The semiotic relation between object and interpretant through sign or symbol.
The triadic relation was the great discovery of C.S. PEIRCE, according to whom "…. but one triadic node-type, with two in-branches and one out-branch is necessary for infinite variety of structure" (Quoted by H.M. PAYNTER, 1968, p.76).
Many contemporary developments as for example general semantics (KORZYBSKI), learning matrixes (STEINBUCH), constructivism (von GLASERSFELD), generic design (WARFIELD), process theory (SABELLI) have been, directly or not, influenced by the triadic model.
The basic triadic act is naming, i.e. creating a symbolic bridge between subject and object. Obviously, it is the subject who constructs the bridge. The ignorance of the naming act and its relative value, induces ontologie absolutism with its aftermath of logical, psychological, conceptual and practical problems. As a result, J. WARFIELD insists in his lectures that "Questions are superior to assertive hypotheses as bases for scientific study" and that "Every question involves contextual implications" and if and when a point can be reached "where there is no contextual implication (we reach) the axiomatic domain" (pers. comm.).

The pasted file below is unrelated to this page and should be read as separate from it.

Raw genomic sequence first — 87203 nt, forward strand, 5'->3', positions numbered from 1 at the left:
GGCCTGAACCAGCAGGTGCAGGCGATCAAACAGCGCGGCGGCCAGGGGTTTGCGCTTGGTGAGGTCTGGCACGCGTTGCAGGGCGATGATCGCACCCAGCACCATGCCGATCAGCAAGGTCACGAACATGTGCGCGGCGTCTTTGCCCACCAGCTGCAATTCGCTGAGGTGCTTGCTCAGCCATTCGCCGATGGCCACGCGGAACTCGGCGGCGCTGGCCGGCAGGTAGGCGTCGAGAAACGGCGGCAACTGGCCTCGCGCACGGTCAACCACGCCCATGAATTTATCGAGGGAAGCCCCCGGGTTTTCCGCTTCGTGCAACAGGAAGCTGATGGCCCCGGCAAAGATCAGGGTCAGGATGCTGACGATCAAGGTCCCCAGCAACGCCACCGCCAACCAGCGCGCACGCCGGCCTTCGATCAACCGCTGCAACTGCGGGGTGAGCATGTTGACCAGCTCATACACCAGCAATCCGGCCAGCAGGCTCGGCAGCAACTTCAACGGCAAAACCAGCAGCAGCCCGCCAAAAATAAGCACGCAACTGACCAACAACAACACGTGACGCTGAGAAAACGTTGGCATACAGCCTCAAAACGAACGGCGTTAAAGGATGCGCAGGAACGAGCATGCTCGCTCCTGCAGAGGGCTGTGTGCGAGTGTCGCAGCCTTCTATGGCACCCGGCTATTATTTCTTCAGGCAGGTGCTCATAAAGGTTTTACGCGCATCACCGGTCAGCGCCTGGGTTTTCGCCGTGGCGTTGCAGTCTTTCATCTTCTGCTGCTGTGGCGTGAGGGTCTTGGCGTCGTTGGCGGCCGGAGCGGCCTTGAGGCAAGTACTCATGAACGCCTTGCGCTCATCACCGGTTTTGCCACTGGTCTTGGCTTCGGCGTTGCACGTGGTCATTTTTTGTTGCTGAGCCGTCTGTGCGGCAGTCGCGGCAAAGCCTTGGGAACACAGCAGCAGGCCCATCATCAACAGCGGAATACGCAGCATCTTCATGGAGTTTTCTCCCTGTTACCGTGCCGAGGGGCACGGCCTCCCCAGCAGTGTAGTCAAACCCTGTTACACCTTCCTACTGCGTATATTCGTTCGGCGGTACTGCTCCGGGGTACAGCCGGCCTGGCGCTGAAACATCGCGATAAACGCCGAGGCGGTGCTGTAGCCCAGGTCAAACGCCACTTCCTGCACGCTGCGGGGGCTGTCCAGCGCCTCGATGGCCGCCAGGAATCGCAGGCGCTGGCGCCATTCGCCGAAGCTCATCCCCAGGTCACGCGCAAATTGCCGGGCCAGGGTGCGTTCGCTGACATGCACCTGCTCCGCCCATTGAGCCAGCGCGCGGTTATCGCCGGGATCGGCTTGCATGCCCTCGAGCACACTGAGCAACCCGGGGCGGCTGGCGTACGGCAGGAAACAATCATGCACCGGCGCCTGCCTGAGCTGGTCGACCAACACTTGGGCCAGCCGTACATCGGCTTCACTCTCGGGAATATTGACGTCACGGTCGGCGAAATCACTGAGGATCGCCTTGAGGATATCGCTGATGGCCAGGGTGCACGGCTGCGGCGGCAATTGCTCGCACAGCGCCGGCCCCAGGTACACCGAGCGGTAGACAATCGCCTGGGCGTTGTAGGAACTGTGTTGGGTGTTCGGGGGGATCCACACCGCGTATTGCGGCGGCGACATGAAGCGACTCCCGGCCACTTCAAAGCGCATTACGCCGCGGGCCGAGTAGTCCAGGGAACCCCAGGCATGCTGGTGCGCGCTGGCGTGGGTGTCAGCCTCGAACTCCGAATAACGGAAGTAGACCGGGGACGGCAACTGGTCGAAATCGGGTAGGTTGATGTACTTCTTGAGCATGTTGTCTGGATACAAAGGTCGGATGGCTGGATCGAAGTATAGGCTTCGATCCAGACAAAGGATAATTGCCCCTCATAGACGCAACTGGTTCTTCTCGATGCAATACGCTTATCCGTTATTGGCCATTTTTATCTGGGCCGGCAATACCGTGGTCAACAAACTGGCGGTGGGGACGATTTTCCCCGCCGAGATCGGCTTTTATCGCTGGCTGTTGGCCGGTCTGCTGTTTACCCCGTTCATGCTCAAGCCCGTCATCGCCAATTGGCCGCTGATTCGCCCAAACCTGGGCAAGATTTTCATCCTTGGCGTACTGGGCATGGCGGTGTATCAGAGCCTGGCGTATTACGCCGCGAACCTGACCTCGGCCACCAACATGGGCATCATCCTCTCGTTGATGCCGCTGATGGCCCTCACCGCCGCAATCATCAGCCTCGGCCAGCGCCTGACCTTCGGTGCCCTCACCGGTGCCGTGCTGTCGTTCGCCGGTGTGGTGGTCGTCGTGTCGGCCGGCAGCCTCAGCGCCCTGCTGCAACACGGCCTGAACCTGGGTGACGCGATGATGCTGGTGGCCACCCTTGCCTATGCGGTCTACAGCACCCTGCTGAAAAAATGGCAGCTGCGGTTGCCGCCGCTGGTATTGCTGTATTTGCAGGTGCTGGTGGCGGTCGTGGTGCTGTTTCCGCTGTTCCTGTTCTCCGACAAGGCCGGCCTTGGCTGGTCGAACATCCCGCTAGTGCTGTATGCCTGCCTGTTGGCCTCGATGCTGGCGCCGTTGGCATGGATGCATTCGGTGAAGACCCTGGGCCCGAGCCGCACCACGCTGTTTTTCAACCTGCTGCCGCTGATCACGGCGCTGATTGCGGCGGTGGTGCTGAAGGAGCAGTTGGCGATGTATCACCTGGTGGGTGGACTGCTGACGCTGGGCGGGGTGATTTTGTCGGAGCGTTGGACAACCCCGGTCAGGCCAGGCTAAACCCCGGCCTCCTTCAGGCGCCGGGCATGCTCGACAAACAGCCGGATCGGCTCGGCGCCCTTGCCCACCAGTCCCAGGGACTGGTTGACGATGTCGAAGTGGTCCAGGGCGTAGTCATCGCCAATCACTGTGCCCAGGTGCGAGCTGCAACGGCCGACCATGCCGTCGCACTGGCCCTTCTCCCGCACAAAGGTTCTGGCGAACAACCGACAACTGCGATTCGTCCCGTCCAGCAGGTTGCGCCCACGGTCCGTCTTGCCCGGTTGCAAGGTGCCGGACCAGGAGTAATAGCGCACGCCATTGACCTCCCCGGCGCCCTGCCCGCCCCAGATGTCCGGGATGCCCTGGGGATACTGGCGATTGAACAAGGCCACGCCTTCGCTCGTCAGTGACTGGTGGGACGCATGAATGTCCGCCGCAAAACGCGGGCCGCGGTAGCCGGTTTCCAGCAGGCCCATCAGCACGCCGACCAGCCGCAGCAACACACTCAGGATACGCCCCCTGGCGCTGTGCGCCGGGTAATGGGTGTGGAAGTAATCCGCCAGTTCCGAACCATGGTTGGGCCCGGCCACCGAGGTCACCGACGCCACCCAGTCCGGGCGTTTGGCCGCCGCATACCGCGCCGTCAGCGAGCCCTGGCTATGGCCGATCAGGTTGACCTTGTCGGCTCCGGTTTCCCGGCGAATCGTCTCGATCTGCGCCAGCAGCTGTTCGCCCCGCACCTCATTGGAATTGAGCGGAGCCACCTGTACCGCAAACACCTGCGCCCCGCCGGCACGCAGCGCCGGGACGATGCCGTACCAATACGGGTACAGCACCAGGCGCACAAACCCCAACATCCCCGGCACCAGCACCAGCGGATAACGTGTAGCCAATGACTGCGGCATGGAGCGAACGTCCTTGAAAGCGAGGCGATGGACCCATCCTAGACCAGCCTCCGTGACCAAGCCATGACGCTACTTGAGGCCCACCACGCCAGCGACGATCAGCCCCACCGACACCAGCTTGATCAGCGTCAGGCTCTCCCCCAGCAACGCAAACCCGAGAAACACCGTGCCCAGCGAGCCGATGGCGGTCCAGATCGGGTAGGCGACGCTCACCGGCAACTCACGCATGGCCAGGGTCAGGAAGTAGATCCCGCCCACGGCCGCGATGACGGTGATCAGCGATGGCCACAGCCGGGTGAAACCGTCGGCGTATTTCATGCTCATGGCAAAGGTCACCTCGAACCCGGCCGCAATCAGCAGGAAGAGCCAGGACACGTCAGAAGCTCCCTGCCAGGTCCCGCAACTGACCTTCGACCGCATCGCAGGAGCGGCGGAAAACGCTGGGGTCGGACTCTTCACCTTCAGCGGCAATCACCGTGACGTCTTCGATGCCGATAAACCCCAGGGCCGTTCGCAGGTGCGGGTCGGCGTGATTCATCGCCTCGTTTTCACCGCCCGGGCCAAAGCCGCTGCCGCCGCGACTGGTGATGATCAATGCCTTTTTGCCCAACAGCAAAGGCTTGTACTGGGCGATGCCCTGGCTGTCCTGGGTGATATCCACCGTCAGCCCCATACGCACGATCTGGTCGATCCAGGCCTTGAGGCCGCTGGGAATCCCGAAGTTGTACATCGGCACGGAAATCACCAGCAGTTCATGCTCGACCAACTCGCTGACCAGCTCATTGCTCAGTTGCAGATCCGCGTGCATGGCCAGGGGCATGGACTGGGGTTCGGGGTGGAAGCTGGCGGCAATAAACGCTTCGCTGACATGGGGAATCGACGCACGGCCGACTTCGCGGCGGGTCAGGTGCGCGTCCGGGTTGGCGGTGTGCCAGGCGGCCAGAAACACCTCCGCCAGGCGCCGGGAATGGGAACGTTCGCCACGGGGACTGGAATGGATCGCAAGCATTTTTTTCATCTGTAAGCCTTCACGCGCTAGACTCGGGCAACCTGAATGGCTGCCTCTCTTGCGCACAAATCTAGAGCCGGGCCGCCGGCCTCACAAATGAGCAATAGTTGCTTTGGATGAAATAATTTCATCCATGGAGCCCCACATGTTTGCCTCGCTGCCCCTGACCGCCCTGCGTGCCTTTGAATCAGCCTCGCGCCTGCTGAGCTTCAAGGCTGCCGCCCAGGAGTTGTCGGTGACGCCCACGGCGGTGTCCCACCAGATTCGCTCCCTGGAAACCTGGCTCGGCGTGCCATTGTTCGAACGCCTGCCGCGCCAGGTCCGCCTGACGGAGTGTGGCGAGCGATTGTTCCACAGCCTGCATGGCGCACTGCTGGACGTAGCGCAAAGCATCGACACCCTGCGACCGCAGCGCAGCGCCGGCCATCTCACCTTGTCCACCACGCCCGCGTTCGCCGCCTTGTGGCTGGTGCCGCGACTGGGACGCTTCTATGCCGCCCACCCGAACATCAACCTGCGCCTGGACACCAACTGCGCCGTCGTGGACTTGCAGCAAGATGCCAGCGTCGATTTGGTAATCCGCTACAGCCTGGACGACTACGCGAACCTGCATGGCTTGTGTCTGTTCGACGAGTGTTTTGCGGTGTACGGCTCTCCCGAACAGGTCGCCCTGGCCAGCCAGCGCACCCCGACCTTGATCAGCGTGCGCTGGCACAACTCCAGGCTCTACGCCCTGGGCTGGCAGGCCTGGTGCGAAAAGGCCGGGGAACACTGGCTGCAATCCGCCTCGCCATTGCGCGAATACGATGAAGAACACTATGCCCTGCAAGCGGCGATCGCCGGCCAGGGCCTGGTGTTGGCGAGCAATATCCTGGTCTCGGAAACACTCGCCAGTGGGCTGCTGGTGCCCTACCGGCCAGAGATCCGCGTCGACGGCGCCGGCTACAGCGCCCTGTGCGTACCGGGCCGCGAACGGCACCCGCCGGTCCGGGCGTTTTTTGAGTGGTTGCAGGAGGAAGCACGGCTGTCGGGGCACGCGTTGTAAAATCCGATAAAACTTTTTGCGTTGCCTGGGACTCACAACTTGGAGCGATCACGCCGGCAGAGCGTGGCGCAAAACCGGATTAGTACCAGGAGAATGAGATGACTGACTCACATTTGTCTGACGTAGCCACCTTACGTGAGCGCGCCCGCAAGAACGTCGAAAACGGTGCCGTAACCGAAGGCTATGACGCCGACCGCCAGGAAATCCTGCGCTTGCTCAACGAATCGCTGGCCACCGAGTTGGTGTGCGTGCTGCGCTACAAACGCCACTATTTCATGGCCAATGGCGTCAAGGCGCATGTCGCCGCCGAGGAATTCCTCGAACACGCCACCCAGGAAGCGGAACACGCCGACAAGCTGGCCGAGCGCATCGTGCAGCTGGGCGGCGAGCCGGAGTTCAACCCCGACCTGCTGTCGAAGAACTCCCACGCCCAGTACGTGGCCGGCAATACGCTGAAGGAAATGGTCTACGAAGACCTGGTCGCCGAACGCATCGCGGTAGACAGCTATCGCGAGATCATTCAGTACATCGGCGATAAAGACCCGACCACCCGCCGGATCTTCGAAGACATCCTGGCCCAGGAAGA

Of course, within the axiomatic domain, we cannot speak about anything concrete: we have reached mental organizational closure. No systemist should ever forget this when constructing a model.
F. FRISCHKNECHT and J.van GIGCH have used an "Information-System-Processing triad" as the "Common core of human disciplines" (1989, p.239-252).
- 1) General information
- 2) Methodology or model
- 3) Epistemology, ontology and semantics
- 4) Human sciences
- 5) Discipline oriented
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Bertalanffy Center for the Study of Systems Science (2020). Title of the entry. In Charles François (Ed.), International Encyclopedia of Systems and Cybernetics (2). Retrieved from www.systemspedia.org/[full/url]
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